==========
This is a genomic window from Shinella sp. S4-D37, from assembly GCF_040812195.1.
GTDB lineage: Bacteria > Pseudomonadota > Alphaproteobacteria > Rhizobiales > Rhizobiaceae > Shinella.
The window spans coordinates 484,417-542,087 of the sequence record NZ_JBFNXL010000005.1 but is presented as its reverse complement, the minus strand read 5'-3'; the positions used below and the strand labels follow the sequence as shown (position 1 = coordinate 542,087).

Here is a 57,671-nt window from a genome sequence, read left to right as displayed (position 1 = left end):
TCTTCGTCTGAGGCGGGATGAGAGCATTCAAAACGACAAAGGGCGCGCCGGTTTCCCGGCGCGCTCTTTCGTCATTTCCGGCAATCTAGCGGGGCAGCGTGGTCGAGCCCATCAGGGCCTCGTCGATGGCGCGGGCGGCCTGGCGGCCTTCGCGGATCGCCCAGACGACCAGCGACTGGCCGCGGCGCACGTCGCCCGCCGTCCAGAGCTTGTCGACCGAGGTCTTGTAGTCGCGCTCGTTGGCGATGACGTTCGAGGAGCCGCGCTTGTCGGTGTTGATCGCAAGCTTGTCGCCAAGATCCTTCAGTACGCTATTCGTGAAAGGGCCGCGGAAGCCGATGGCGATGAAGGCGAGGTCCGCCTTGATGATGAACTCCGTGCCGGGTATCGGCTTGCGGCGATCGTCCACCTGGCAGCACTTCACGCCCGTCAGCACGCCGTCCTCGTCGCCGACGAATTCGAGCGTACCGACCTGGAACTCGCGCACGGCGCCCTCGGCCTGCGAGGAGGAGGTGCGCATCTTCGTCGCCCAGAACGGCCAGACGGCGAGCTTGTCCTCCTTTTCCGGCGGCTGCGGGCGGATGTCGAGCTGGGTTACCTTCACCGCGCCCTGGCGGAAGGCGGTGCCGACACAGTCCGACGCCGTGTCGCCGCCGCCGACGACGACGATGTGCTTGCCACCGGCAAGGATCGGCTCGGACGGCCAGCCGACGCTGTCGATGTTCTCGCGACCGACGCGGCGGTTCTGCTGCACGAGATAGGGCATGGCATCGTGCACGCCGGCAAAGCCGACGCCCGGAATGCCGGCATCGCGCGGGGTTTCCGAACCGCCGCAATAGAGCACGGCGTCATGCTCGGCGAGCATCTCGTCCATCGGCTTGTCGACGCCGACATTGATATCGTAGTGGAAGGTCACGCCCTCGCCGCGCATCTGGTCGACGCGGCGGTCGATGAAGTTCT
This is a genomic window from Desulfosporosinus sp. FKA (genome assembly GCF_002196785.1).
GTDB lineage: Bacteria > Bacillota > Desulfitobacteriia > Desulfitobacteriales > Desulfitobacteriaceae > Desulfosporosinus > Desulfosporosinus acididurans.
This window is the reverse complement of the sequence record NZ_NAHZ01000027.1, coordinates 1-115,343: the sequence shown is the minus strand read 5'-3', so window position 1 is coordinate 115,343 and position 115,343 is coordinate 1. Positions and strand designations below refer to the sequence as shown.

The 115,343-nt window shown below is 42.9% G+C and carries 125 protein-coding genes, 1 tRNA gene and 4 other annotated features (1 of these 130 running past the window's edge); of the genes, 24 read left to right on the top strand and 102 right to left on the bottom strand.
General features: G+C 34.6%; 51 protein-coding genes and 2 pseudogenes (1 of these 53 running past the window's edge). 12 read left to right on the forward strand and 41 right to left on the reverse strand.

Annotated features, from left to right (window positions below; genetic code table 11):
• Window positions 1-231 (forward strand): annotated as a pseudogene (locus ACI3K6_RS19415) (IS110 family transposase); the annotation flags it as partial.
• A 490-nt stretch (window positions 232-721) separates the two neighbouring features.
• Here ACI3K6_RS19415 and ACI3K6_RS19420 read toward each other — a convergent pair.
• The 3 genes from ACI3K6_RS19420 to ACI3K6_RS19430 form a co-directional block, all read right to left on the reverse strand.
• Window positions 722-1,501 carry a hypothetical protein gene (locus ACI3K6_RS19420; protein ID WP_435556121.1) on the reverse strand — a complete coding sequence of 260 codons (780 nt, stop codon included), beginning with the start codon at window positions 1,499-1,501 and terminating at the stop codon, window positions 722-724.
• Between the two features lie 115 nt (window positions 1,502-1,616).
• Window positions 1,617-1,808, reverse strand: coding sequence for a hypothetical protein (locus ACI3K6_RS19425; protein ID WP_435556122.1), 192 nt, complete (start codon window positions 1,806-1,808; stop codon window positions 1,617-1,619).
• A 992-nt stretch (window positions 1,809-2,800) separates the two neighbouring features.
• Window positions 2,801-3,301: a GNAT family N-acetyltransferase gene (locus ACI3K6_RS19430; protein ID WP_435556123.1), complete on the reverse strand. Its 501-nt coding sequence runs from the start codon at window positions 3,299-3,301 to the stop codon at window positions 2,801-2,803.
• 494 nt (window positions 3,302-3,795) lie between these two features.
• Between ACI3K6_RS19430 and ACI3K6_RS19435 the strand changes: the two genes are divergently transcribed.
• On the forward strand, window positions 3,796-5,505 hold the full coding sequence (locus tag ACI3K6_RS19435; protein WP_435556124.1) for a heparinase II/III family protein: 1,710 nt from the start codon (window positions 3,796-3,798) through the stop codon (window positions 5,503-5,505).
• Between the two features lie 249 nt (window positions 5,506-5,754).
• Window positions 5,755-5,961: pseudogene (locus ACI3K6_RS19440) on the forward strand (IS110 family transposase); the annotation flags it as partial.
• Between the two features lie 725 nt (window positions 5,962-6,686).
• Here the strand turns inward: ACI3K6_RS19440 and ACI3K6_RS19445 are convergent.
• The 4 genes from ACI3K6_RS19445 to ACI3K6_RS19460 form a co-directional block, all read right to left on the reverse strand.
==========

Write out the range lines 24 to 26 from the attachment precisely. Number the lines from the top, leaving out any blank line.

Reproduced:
• Between the two features lie 249 nt (window positions 5,506-5,754).
• Window positions 5,755-5,961: pseudogene (locus ACI3K6_RS19440) on the forward strand (IS110 family transposase); the annotation flags it as partial.
• Between the two features lie 725 nt (window positions 5,962-6,686).